Social Capital and Boarding Schools in Italy

By Carbognin, Alessandra | Italian Sociological Review, January 1, 2012 | Go to article overview

Social Capital and Boarding Schools in Italy


Carbognin, Alessandra, Italian Sociological Review


Abstract

The field of education is the area to which the concept of SC is traditionally applied. This study develops a very specific topic: the role played by residential secondary schools, especially in the form of public institutions. These are very specific institutions and quite rare in Italy. The conception of SC adopted in this study separates the social contexts in which it is generated distinguishing three types of SC: 1) Family SC; 2) Wider community SC; 3) Generalized SC. This paper looks at the measure in which the three types of SC affect the development of human capital (HC), of civic culture, and of the planning skills (generative skills) of the students in public residential high schools. In this work I present the data relative to the incidence of SC on micro- and meso-type relationships. This quantitative survey collected data on an experimental sample of students from all the Italian public boarding schools, and on a control group of students from an ordinary Italian state high school.

Keywords: Social capital, human capital, state secondary schools.

Introduction

Within the school environment some important social processes are engendered that can lead to social cohesion or, conversely, to inequalities, distress, discrimination and social disintegration. The tight network of relationships that is created between the main players in the educational context, i.e. the students and their families, the teachers, the school directors and the youth workers, allows an in-depth analysis of these processes.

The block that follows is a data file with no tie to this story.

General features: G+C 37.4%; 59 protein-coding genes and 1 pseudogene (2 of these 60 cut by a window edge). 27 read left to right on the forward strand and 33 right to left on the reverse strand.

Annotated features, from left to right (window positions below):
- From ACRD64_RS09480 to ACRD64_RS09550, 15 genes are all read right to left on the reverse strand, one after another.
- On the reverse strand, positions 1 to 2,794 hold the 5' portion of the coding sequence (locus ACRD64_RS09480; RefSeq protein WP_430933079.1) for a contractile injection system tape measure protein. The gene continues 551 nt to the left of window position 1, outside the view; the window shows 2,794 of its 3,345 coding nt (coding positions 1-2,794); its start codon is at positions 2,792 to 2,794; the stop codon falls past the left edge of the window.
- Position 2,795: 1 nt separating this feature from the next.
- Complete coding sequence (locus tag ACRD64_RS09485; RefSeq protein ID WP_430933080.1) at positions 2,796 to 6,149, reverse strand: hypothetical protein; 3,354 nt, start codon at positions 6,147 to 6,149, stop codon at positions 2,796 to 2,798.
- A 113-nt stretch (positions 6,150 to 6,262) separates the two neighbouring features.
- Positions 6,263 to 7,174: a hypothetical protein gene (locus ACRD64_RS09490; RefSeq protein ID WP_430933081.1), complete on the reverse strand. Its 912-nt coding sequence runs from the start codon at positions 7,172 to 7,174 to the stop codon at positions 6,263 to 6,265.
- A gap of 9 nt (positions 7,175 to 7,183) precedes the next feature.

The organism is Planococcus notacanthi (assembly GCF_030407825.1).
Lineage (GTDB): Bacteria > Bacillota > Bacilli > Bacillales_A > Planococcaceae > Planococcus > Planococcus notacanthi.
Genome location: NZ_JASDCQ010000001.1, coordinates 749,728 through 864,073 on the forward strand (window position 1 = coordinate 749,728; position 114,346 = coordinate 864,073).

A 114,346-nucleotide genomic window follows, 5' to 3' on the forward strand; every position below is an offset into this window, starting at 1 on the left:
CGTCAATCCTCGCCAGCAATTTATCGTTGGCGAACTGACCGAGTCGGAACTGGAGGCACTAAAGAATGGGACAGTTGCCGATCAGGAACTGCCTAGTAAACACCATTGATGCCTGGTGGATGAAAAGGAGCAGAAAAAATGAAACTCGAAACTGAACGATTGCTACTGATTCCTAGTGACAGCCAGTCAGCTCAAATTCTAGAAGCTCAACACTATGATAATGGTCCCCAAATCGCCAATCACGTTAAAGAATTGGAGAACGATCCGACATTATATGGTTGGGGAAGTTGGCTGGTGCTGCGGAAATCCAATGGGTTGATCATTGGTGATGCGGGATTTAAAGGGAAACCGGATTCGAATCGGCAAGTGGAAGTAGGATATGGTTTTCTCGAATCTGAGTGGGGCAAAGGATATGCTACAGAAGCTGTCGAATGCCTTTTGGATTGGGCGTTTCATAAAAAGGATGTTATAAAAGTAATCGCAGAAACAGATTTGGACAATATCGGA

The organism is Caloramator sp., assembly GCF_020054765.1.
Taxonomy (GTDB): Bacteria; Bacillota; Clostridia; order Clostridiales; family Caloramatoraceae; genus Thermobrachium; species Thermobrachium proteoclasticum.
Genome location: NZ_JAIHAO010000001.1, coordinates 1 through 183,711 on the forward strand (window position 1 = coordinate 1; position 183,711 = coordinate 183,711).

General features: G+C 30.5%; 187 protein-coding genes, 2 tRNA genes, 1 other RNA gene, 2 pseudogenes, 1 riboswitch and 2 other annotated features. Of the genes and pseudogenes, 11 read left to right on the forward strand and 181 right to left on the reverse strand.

Based on a long tradition, in Italy there are two types of public residential schools: the girls' boarding school (educandato) and the boys's boarding school (convitto). Inside both types of boarding institutions there is a school open to students throughout the school year.1

In this essay I will examine some aspects of the Italian residential education system through the study of primary and secondary social capital (SC) production, taking into consideration some structural aspects (such as socioeconomic status, or academic achievement, i.e. the human capital (HC) possessed by the students and their families). The concepts that guided my analysis are trust, cooperation, civic and generative skills2; they made it possible to highlight the different forms of SC, from the concept of SC as an individual resource3 to the SC identified as a collective resource.

The concepts of HC and SC have been well received in the field of social sciences, and it can be said that the concept of SC itself was generated by reflections on education and the development of HC (Hanifan, 1916; Bourdieu, 1986; Coleman, 1988).4 Moreover, the direction taken in recent years emphasizes the themes that deal with the individual in the educational context, and reflect on his/her ability to interact with the institutional school world.

HC is generally understood as the sum of the skills and relational abilities that produce a real and tangible investment through which education and training become indicators of their economic. The term has already been examined by Becker and Stigler (1977) in their study of culture as "meritorious good" and "experience good".

Since the end of the 1990s, and in particular over the last decade, an ever-growing number of sociologists and political scientists have worked on these concepts, contributing greatly to educational science.

SC is generally understood as the resource linked to relationships based on trust, help and cooperation that can produce further trust, help or individual and/or collective resources. It can be considered a kind of "social binding force".

Because of the importance that the concepts of SC and HC have on a social level, there has been an attempt to elaborate on their meaning, particularly in the field of the education system, where the new generations of citizens are formed.5

I have tried to highlight the importance of one fundamental aspect: the presence of SC in the school environment, and particularly within relationships. …

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